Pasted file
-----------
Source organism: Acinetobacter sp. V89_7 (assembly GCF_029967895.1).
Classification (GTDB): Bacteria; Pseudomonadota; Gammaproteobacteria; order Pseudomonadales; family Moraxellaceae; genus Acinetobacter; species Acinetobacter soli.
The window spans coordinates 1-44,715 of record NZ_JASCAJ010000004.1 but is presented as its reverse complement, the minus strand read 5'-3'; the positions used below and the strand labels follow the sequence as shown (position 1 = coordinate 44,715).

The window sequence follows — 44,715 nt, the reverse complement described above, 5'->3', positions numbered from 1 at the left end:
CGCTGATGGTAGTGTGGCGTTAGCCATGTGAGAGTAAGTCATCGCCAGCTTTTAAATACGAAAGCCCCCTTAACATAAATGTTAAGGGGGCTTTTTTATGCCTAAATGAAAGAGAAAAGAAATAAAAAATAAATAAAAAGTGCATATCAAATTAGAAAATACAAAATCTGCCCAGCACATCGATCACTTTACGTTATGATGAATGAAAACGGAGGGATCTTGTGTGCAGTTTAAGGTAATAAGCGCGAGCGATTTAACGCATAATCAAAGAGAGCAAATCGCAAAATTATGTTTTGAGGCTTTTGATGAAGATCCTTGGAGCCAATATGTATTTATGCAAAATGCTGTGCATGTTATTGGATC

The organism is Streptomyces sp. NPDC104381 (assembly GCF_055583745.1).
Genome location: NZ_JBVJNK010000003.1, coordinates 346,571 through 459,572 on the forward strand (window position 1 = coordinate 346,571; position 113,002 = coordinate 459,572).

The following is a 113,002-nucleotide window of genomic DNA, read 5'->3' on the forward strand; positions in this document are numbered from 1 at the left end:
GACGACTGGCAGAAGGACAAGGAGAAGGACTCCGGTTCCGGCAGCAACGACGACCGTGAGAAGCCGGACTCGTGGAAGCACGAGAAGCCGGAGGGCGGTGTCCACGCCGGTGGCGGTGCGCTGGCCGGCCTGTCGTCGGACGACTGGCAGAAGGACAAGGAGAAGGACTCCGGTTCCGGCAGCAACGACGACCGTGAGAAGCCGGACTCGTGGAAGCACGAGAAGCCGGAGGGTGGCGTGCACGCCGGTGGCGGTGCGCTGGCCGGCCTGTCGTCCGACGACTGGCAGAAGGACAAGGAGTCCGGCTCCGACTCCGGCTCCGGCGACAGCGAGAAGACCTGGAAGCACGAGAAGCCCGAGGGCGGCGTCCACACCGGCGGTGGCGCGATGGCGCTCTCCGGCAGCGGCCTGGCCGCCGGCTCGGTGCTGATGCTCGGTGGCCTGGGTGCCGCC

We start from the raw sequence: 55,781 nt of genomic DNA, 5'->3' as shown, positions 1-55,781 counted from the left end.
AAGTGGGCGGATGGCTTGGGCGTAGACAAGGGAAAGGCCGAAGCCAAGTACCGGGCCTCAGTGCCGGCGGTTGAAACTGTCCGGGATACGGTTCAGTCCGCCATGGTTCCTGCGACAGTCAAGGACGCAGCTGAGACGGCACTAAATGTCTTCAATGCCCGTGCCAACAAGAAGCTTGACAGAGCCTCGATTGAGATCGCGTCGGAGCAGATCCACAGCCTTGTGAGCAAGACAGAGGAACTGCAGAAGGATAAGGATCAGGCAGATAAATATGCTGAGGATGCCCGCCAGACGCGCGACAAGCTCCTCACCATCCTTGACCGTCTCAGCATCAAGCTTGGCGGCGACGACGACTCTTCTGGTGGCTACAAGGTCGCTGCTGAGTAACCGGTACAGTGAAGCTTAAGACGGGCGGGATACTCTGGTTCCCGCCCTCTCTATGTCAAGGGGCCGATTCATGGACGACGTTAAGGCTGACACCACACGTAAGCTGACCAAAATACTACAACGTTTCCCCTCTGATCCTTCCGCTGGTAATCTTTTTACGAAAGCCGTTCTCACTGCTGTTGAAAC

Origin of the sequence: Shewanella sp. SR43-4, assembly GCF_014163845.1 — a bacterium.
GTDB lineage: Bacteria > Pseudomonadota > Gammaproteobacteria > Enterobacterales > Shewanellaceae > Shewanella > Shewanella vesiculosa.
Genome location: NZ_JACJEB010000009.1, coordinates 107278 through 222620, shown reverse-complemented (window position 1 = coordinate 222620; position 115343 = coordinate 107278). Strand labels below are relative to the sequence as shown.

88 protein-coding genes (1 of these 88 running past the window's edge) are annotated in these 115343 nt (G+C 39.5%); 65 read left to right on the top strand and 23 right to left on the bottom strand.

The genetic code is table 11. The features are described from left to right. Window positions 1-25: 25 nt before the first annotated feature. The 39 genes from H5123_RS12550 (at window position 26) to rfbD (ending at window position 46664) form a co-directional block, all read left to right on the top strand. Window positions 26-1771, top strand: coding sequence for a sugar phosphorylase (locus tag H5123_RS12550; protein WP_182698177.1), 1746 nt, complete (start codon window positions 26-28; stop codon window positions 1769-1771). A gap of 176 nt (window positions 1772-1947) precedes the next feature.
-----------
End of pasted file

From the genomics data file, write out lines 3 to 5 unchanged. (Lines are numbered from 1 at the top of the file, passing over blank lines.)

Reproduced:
The window spans coordinates 1-44,715 of record NZ_JASCAJ010000004.1 but is presented as its reverse complement, the minus strand read 5'-3'; the positions used below and the strand labels follow the sequence as shown (position 1 = coordinate 44,715).

The window sequence follows — 44,715 nt, the reverse complement described above, 5'->3', positions numbered from 1 at the left end:
CGCTGATGGTAGTGTGGCGTTAGCCATGTGAGAGTAAGTCATCGCCAGCTTTTAAATACGAAAGCCCCCTTAACATAAATGTTAAGGGGGCTTTTTTATGCCTAAATGAAAGAGAAAAGAAATAAAAAATAAATAAAAAGTGCATATCAAATTAGAAAATACAAAATCTGCCCAGCACATCGATCACTTTACGTTATGATGAATGAAAACGGAGGGATCTTGTGTGCAGTTTAAGGTAATAAGCGCGAGCGATTTAACGCATAATCAAAGAGAGCAAATCGCAAAATTATGTTTTGAGGCTTTTGATGAAGATCCTTGGAGCCAATATGTATTTATGCAAAATGCTGTGCATGTTATTGGATC